Speakers for Nui te Kōrero 2021
We’re delighted to announce three incredible Māori leaders as our Ngā whetū Matarau (pointers for navigating) for our annual leadership conference Nui te Kōrero: Tāmati Kruger, Glenis Hiria Philip-Barbara and Jamie Tuuta.
They will each set the course and navigate us all through the theme of Leadership for Transformation from within a Mātauranga Māori framework.
Speaker bios are available in the ACE Event App (access to this will be provided once you've registered).
The importance of letting go
At Nui te Kōrero, Glenis will share stories of leadership that is values led, kaupapa driven and firmly focused on creating space for the next generation.
Glenis Philip-Barbara is an uri of Ngāti Porou and Ngāti Uepōhatu who calls Tairāwhiti home. A committed advocate for Māori culture and language, Glenis has remained engaged and active in sustaining and supporting the growth and development of Māori communities and initiatives.
Glenis Chairs Te Tairāwhiti Arts Festival Trust and was appointed the inaugural Māori Commissioner for Children in November 2020. She was formerly the Chief Executive of the Māori Language Commission and has held a number of key roles in the public sector & in tertiary education spanning teaching, research, senior leadership and governance. Glenis’s primary strength is in strategy and co-design, in particular the alignment of organisational intent with the needs and aspirations of the people it serves.
Ko taku raukura he manawanui ki te ao
He puawai au nō runga i te tikanga
He rau rengarenga nō roto i te raukura
Ko taku raukura he manawanui ki te ao!
I have emerged from a legacy of principle, practice and conviction
The raukura provides the means to overcome hardship and adversity
My raukura is a symbol of determination and resilience to the world
Jamie’s kōrero will draw upon the lived experience, models and frameworks derived from this whenua to inspire, guide and inform how we navigate uncertainty and challenge now and into the future. He will speak to the importance of connection to whenua and community and how we can respond and adapt to the COVID-19 environment from a Māori leadership perspective.
Jamie was born and bred in Taranaki, growing up on whānau land in Urenui, Taranaki and has deep experience working for iwi and Māori across multiple sectors.
He is passionate about the potential of Aotearoa and our people and has a keen interest in advancing Māori economic, social and cultural development. This includes advocating for equity and exploring ways that might reduce the inequality that is currently disproportionately experienced by Māori. He has held various roles in the areas of iwi development, agribusiness, fishing, investment, health, Māori development, tourism, treaty settlement negotiations and education. He is inspired by the opportunities for Aotearoa to be an exemplar for other countries and firmly believes that we have the ability to design and shape our own the solutions here in Aotearoa.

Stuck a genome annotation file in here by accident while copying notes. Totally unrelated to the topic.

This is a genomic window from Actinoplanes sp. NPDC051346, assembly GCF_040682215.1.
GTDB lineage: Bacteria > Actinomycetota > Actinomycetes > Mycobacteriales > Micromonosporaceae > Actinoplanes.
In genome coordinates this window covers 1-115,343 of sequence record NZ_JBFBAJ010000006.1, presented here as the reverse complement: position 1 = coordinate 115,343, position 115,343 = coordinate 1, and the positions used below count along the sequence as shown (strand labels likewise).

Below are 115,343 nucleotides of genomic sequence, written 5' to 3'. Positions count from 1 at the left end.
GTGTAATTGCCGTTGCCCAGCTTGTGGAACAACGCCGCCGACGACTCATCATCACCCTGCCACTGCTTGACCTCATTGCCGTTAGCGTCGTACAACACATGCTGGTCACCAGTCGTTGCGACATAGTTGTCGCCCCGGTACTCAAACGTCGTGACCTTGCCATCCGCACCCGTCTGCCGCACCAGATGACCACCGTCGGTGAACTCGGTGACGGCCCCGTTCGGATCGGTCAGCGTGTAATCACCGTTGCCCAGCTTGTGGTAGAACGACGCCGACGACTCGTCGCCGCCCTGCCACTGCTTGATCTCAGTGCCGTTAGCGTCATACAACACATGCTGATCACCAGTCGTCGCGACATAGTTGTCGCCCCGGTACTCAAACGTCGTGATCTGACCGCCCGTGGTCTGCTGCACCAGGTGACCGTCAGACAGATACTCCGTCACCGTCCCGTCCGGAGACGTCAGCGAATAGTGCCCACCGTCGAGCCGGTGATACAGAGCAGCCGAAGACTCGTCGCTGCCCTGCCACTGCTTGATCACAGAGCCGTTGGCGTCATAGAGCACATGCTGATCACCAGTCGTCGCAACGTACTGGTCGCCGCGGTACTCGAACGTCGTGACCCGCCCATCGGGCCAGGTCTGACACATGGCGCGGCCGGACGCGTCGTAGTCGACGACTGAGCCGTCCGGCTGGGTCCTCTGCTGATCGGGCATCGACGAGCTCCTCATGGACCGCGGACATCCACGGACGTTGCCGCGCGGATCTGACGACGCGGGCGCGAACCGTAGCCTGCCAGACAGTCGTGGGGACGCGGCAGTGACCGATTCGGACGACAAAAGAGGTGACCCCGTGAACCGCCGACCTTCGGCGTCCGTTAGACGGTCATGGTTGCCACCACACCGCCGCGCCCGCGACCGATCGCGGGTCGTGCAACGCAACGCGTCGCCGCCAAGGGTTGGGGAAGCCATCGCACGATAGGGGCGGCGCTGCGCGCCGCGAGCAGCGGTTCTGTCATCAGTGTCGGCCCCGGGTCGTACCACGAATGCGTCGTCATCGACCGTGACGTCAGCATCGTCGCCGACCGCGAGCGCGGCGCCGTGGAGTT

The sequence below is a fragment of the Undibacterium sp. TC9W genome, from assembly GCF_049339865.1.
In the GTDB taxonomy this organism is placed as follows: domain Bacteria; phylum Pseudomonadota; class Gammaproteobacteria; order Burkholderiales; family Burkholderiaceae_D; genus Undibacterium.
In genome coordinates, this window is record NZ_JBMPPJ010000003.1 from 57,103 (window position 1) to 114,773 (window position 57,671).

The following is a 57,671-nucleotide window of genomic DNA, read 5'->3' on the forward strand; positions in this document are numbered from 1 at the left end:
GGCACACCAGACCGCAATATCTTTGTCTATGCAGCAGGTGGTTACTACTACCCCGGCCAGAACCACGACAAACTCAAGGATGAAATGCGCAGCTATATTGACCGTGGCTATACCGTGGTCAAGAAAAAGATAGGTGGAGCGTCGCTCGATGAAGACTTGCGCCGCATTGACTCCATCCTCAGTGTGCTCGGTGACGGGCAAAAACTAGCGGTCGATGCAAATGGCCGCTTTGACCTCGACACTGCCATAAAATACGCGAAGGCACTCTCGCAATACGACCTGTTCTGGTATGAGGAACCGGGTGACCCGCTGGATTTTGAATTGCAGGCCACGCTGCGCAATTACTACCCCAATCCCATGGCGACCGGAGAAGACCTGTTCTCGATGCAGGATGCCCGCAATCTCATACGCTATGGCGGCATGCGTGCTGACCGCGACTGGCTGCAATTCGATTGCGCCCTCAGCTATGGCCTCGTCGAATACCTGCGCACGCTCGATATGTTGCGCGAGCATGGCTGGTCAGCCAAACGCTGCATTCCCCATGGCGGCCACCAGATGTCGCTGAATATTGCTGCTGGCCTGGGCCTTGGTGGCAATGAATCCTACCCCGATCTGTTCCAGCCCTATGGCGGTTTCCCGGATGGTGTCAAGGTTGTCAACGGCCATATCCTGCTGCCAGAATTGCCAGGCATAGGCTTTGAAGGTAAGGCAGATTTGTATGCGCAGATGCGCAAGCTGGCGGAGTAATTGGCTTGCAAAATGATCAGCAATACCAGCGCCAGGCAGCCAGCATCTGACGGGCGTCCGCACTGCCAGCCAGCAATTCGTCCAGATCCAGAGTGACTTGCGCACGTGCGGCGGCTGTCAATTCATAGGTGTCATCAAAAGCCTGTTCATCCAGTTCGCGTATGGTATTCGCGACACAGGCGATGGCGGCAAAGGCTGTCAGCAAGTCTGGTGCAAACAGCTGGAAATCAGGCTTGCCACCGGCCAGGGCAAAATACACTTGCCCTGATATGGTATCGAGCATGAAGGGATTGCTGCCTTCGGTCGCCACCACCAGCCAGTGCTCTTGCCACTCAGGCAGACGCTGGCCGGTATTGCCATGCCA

Jamie is the chair of the Taranaki Mounga Project an ambitious project with a vision to restore the ecological resilience to more than 34,000 ha from the mountains to the sea. He is the chair of Tourism New Zealand, the Māori Television Service, Te Rūnanga o Ngāti Mutunga and Ka Uruora Trust (a programme of services supporting whānau to improve their financial wellbeing and achieve financial independence).
Jamie is a recipient of the 2010 Sir Peter Blake Emerging Leadership Award. He was also awarded the Maori Young business Leader of the year award in 2016. He was also a Judge of the Westpac Women of Influence awards from 2015-2019.
May my feet bring me to where my heart is
Tāmati’s kōrero will speak to how we shape our connection and identity with iwi and land, how the arts contribute to our identity, the major role of iwi culture in the arts and the Tūhoe journey towards mana motuhake.
Tāmati Kruger is a Tūhoe representative and social and political analyst who has dedicated his life to the notion of mana motuhake and the Tūhoe lifestyle.
From the Ngāti Koura, Ngāti Rongo and Te Urewera hapū of Tūhoe, Tāmati was instrumental in securing the largest Treaty of Waitangi settlement to date ($450 million) for the Central North Island Iwi Collective. Representing Tūhoe, Tāmati was chief negotiator of the Tūhoe-Te Urewera Treaty of Waitangi Settlement, which lasted six years from 2009 to 2014. The landmark settlement included legislative changes to transfer Te Urewera National Park to its own separate legal entity, looked after by the Te Urewera Board, of which Tāmati is chair.
Tāmati’s contribution is not limited to his tribe. He chaired the Second Ministerial Māori Taskforce on Whānau Violence and developed the Mauri Ora Framework and was awarded the Kahukura award in 2013 in recognition of this work.
Tāmati was a finalist in the 2012 New Zealander of the Year awards and was the Supreme Winner of the Marae Investigates Māori of the Year in 2014. In 2015 he was a recipient of a Distinguished Alumni Award by Victoria University.
Tāmati was a member of the NZ Planning Council, founder of the Tūhoe Education Authority, a member of the Social Welfare Commission and led a review of Te Tira Ahu Iwi – Iwi Transition Agency. He is also a kai whakairo in the Tūhoe style, a te reo tutor and an active member of his three hapū and two tribal authorities.
Keynote panel facilitator
Wena Harawira (Tūhoe, Ngāi Te Rangi, Ngāti Ranginui) is a specialist in Māori communications and media. She has worked for iwi, independent, corporate and government agencies, is a published author and champion of te reo Māori. Wena is currently the head of news and current affairs at Māori Television. Check out Wena’s e-Tagata interview here (external link).